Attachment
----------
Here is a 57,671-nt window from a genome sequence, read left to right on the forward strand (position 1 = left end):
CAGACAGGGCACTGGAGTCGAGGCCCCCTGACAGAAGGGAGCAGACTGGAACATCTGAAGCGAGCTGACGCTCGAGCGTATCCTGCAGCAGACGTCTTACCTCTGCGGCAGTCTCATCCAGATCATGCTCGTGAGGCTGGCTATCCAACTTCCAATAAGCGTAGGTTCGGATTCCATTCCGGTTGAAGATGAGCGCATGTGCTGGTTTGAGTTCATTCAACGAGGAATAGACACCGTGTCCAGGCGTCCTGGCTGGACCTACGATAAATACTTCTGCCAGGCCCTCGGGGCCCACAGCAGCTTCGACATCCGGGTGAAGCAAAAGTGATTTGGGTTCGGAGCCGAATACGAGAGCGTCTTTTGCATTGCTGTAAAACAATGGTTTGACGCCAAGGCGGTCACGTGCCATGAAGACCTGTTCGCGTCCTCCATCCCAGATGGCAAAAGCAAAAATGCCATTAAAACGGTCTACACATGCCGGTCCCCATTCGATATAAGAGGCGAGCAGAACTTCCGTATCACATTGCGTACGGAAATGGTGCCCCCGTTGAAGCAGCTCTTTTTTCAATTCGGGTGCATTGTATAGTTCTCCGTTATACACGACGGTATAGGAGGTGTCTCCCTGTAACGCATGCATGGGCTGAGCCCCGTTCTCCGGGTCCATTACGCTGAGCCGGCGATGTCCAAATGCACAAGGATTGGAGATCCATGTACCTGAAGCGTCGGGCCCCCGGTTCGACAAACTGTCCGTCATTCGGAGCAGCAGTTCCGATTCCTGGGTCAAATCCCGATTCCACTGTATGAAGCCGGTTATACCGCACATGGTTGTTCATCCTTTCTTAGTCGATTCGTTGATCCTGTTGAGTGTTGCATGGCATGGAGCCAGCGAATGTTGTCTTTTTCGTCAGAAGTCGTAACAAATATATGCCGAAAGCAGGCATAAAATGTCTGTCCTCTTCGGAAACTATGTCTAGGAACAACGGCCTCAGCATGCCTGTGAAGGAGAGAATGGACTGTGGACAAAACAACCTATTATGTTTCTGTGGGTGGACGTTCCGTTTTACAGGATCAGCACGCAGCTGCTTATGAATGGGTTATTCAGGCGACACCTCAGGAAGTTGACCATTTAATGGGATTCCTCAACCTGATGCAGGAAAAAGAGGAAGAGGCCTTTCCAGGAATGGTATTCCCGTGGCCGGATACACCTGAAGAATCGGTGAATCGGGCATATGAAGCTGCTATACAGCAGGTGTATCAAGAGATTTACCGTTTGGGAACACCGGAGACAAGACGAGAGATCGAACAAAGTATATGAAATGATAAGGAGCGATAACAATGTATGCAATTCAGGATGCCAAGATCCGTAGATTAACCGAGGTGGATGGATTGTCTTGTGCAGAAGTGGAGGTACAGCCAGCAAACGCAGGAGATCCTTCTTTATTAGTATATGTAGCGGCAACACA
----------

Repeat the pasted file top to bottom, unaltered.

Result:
Here is a 57,671-nt window from a genome sequence, read left to right on the forward strand (position 1 = left end):
CAGACAGGGCACTGGAGTCGAGGCCCCCTGACAGAAGGGAGCAGACTGGAACATCTGAAGCGAGCTGACGCTCGAGCGTATCCTGCAGCAGACGTCTTACCTCTGCGGCAGTCTCATCCAGATCATGCTCGTGAGGCTGGCTATCCAACTTCCAATAAGCGTAGGTTCGGATTCCATTCCGGTTGAAGATGAGCGCATGTGCTGGTTTGAGTTCATTCAACGAGGAATAGACACCGTGTCCAGGCGTCCTGGCTGGACCTACGATAAATACTTCTGCCAGGCCCTCGGGGCCCACAGCAGCTTCGACATCCGGGTGAAGCAAAAGTGATTTGGGTTCGGAGCCGAATACGAGAGCGTCTTTTGCATTGCTGTAAAACAATGGTTTGACGCCAAGGCGGTCACGTGCCATGAAGACCTGTTCGCGTCCTCCATCCCAGATGGCAAAAGCAAAAATGCCATTAAAACGGTCTACACATGCCGGTCCCCATTCGATATAAGAGGCGAGCAGAACTTCCGTATCACATTGCGTACGGAAATGGTGCCCCCGTTGAAGCAGCTCTTTTTTCAATTCGGGTGCATTGTATAGTTCTCCGTTATACACGACGGTATAGGAGGTGTCTCCCTGTAACGCATGCATGGGCTGAGCCCCGTTCTCCGGGTCCATTACGCTGAGCCGGCGATGTCCAAATGCACAAGGATTGGAGATCCATGTACCTGAAGCGTCGGGCCCCCGGTTCGACAAACTGTCCGTCATTCGGAGCAGCAGTTCCGATTCCTGGGTCAAATCCCGATTCCACTGTATGAAGCCGGTTATACCGCACATGGTTGTTCATCCTTTCTTAGTCGATTCGTTGATCCTGTTGAGTGTTGCATGGCATGGAGCCAGCGAATGTTGTCTTTTTCGTCAGAAGTCGTAACAAATATATGCCGAAAGCAGGCATAAAATGTCTGTCCTCTTCGGAAACTATGTCTAGGAACAACGGCCTCAGCATGCCTGTGAAGGAGAGAATGGACTGTGGACAAAACAACCTATTATGTTTCTGTGGGTGGACGTTCCGTTTTACAGGATCAGCACGCAGCTGCTTATGAATGGGTTATTCAGGCGACACCTCAGGAAGTTGACCATTTAATGGGATTCCTCAACCTGATGCAGGAAAAAGAGGAAGAGGCCTTTCCAGGAATGGTATTCCCGTGGCCGGATACACCTGAAGAATCGGTGAATCGGGCATATGAAGCTGCTATACAGCAGGTGTATCAAGAGATTTACCGTTTGGGAACACCGGAGACAAGACGAGAGATCGAACAAAGTATATGAAATGATAAGGAGCGATAACAATGTATGCAATTCAGGATGCCAAGATCCGTAGATTAACCGAGGTGGATGGATTGTCTTGTGCAGAAGTGGAGGTACAGCCAGCAAACGCAGGAGATCCTTCTTTATTAGTATATGTAGCGGCAACACA